I don’t like needles. When I give blood, I stare at the ceiling and hold my breath. That one scene in Dead Space 2 makes me crawl the walls.
I’m not alone here: a Gallup poll notes that fear of needles is the sixth most common phobia, after staples like “heights” and “spiders”. So, when I found out about a new technology that could eliminate the needles from vaccines, I was thrilled.
How Vaccines Work
Antibodies are special proteins which stick to a specific molecule on the surface of foreign cells, crippling them. The antibodies are produced by B-cells, each of which is tuned to a specific, randomly selected target molecule. Each B-cell is covered in receptors that bind to its target molecule, and can produce antibodies that attack the same molecule.
When a disease invades your body, it eventually binds to the B-cell that fits it, informing that cell that it is useful. The chosen B-cell begins to multiply, and produce its special antibody to fight the infection. Long-lived remnants of these B-cells (“memory cells”) survive in the body long after the initial infection. This is how you become immune to disease.
Vaccines are designed to be a shortcut: they infect you with a harmless substance which has the same molecular signature as the real disease. As a result, when you get the real infection, your body already has the infrastructure to deal with it. This works really well. It is estimated that 2.5 million lives are saved by vaccinations every year.
The History of Vaccines
The first vaccine ever made was created in the late 1700s, and targeted at smallpox, a disease that we have now driven extinct. Doctors made cuts on people’s arms or chests, and rubbed pus into the wound to infect them with cowpox, a disease similar to but less dangerous than smallpox. After a brief illness, the person who received the vaccine would have B-cells ready to fight smallpox if they got it in the future.
Since then, we’ve developed vaccines for a huge number of diseases, reducing the incidence of infectious disease by orders of magnitude. These vaccines usually take the form of injections of dead or synthetic virus particles in saline with some preservatives.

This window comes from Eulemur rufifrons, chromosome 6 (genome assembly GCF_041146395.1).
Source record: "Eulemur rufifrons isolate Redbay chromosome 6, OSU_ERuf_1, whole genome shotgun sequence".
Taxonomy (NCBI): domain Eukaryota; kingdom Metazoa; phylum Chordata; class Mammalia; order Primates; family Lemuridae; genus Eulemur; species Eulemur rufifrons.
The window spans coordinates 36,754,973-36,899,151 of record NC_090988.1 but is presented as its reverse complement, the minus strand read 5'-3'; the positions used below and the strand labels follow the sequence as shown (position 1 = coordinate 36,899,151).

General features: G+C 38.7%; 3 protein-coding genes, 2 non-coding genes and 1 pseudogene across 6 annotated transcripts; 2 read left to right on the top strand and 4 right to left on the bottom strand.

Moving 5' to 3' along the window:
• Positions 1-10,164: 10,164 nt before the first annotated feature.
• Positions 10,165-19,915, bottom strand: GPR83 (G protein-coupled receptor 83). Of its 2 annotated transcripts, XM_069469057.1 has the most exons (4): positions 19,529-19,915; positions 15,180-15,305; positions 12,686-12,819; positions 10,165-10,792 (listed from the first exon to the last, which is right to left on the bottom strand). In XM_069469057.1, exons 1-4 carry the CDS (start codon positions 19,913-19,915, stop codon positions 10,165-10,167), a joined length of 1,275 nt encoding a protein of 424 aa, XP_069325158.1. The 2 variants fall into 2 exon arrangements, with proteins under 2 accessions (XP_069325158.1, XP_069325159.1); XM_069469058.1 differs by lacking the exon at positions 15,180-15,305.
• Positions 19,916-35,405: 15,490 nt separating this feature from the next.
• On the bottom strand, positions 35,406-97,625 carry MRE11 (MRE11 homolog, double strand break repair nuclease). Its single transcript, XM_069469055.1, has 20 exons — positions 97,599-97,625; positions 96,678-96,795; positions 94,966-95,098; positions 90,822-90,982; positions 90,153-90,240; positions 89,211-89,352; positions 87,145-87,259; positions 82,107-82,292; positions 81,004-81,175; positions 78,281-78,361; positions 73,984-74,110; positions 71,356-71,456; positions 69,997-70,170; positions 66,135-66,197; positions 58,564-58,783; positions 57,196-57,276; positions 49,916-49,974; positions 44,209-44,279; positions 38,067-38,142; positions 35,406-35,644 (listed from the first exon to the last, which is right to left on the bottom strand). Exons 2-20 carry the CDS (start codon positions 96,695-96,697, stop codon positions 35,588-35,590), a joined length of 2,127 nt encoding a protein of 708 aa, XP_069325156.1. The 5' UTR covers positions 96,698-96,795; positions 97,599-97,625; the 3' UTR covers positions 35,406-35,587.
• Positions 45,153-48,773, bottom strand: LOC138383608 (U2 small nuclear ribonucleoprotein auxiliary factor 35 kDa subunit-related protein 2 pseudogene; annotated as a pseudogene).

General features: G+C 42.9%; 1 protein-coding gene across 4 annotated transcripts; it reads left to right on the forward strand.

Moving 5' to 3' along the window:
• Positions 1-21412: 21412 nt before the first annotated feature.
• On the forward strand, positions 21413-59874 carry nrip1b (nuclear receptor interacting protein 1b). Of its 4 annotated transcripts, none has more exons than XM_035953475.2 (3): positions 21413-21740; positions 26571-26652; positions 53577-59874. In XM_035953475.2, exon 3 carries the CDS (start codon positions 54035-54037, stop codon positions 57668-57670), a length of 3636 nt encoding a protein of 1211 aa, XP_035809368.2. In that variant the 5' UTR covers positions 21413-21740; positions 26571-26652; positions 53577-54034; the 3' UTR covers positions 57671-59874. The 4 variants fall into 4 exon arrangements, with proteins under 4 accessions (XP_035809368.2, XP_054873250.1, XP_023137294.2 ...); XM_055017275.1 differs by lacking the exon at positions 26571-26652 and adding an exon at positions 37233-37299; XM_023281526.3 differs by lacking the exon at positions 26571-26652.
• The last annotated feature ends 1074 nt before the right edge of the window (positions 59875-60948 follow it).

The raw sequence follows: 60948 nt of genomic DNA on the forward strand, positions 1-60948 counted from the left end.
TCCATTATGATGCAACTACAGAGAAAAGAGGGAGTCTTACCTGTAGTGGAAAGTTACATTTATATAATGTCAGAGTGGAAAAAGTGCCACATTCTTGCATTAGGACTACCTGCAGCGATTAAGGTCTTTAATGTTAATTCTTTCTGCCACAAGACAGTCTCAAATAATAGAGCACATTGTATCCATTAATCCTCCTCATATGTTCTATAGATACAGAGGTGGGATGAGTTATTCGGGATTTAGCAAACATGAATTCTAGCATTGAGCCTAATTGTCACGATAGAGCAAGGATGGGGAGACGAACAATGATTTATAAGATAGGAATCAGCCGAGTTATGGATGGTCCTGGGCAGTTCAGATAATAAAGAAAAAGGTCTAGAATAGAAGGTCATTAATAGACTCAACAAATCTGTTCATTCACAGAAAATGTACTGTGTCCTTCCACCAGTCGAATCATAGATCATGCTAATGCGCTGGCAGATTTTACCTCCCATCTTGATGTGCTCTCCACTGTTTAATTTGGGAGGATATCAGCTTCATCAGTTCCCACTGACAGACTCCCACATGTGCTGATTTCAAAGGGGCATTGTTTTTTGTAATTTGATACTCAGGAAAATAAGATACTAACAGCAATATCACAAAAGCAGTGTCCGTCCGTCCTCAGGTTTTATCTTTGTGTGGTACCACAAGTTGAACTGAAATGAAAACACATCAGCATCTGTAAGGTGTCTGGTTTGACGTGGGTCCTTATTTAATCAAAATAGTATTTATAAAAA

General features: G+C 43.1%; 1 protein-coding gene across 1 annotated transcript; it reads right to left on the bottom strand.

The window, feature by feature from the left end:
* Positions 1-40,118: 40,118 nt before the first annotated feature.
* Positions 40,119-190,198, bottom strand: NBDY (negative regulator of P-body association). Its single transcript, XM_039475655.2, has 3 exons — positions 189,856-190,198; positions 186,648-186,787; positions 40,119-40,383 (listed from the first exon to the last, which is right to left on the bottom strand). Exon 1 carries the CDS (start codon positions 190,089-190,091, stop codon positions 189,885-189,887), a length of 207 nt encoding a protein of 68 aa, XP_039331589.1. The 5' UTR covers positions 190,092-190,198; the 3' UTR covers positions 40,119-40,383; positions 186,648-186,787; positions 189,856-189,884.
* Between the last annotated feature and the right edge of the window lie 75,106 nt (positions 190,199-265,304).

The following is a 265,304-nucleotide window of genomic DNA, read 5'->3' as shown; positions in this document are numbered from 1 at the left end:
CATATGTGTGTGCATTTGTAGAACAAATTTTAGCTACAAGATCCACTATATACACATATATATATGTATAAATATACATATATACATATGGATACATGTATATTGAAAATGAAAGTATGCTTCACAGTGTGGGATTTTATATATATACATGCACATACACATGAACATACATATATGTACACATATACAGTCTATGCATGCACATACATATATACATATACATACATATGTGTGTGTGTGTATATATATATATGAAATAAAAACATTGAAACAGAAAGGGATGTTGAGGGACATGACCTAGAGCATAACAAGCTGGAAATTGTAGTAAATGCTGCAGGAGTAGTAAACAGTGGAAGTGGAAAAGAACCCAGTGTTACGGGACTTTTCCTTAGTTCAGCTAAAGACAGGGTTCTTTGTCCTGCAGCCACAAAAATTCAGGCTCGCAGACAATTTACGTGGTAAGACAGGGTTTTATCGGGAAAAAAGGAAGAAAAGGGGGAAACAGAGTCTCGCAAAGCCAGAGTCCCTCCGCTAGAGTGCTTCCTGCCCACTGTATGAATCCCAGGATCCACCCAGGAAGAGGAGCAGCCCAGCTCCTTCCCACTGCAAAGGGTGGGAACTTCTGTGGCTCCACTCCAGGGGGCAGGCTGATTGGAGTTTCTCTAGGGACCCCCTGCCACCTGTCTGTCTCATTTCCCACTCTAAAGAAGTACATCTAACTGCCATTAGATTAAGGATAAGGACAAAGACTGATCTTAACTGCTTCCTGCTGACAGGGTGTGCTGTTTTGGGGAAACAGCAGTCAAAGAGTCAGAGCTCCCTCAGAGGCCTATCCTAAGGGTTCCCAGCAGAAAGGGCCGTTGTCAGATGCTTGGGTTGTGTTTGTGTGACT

These vaccines have been hugely successful, but they have many downsides. First, there’s the issue of transportation. Vaccines need to be refrigerated, which makes it challenging to carry them to where they’re needed most. If the “cold chain” breaks down at any point, the vaccines are useless.
Vaccines can also be expensive. The HPV vaccine is potent at preventing many kinds of cancer, but costs about $500 — out of the question for most of the developing world.
Finally, the issue of needle-phobia is real. Many adults avoid or delay vaccination boosters and new vaccines (like the flu shot), because they are uncomfortable with injections. The form factor of the vaccine (a scary needle and mysterious fluid) contributes to the psychology behind the anti-vaccination movement, making it easier to convince the public that there’s something sinister or dangerous about them.
Luckily, there’s a new technology on the horizon that could help solve these problems, through the power of nanotechnology.
How Does Nanotechnology Work?
The vaccine of the future is based on a technology called “nano-needles”. Several independent researchers are developing this approach as we speak.
Professor Mark Kendall at the University of Queensland, Australia, has created a company (Vaxxas) to develop his pioneering invention into a commercial reality. A different project is being developed by Mark Prausnitz at Georgia Tech University, also with an eye on commercialization.
The patch resembles a small Band-Aid. However, under a microscope, its structure becomes clear. The patch has thousands of tiny, painless silicon spikes. Manufacturers create these spikes using microchip etching technology, which makes them cheap to mass produce — unlike some other forms of medical nanotechnology.
Each spike is coated with dry vaccine material, similar to what’s used in existing powder vaccines. Because the spikes are so tiny, they don’t fully penetrate the skin, but deposit the vaccine into the middle-layer of the skin, where the immune system has its strongest defenses.
This makes sense: the immune system works better if it stops an infection from getting a foothold in the first place, rather than trying to fight it once it’s already in the blood and muscle. Because of this, you can use far less vaccine-material. About 100 times less, in fact, which could drastically cut the cost of vaccines.
There are other benefits: The vaccines are dry matter – not a liquid. As such, they don’t need to be refrigerated, making them easier to ship around the world. They’re also easier to apply and dispose of than traditional vaccines: you don’t need a nurse, and it eliminates the contamination risks with needles. There’s no visible puncture, and no pain, which means no needle phobia.
The Challenges of Commercialization
There are major challenges associated with this technology, but not insurmountable ones. Developing dry versions of existing vaccines is one, and so is navigating the FDA safety hurdles. Vaxxas has undertaken early trials in Papua, New Guinea, and raised twenty five million dollars to fund clinical trials. Their competition, the Georgia Tech team, is looking to start human trials for a measles vaccine as early as 2017.
Millions of dollars is going into R&D and testing between where the technology is now, and a needle-free future. However, the potential is so enormous that it’s difficult to imagine that it won’t happen.
What do you think? Are you afraid of needles? Live in a country without reliable access to vaccines? Just wish they were cheaper? Let us know in the comments.